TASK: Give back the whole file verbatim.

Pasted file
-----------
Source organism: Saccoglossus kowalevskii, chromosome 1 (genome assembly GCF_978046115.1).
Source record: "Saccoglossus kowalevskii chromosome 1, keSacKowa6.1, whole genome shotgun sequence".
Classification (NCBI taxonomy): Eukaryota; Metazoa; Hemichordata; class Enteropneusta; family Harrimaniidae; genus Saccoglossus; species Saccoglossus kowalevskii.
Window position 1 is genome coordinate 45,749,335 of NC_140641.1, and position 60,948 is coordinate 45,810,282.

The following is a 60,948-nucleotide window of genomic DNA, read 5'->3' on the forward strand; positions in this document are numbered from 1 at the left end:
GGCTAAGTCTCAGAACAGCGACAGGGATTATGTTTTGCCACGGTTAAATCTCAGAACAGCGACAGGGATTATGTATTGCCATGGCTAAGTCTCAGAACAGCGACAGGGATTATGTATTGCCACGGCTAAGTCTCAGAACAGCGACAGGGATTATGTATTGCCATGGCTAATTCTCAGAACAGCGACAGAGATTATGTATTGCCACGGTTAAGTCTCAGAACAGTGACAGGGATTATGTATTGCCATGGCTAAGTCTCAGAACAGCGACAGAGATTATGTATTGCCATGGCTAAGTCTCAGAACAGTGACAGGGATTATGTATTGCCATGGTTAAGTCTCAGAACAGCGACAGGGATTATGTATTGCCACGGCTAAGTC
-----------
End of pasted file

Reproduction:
Source organism: Saccoglossus kowalevskii, chromosome 1 (genome assembly GCF_978046115.1).
Source record: "Saccoglossus kowalevskii chromosome 1, keSacKowa6.1, whole genome shotgun sequence".
Classification (NCBI taxonomy): Eukaryota; Metazoa; Hemichordata; class Enteropneusta; family Harrimaniidae; genus Saccoglossus; species Saccoglossus kowalevskii.
Window position 1 is genome coordinate 45,749,335 of NC_140641.1, and position 60,948 is coordinate 45,810,282.

The following is a 60,948-nucleotide window of genomic DNA, read 5'->3' on the forward strand; positions in this document are numbered from 1 at the left end:
GGCTAAGTCTCAGAACAGCGACAGGGATTATGTTTTGCCACGGTTAAATCTCAGAACAGCGACAGGGATTATGTATTGCCATGGCTAAGTCTCAGAACAGCGACAGGGATTATGTATTGCCACGGCTAAGTCTCAGAACAGCGACAGGGATTATGTATTGCCATGGCTAATTCTCAGAACAGCGACAGAGATTATGTATTGCCACGGTTAAGTCTCAGAACAGTGACAGGGATTATGTATTGCCATGGCTAAGTCTCAGAACAGCGACAGAGATTATGTATTGCCATGGCTAAGTCTCAGAACAGTGACAGGGATTATGTATTGCCATGGTTAAGTCTCAGAACAGCGACAGGGATTATGTATTGCCACGGCTAAGTC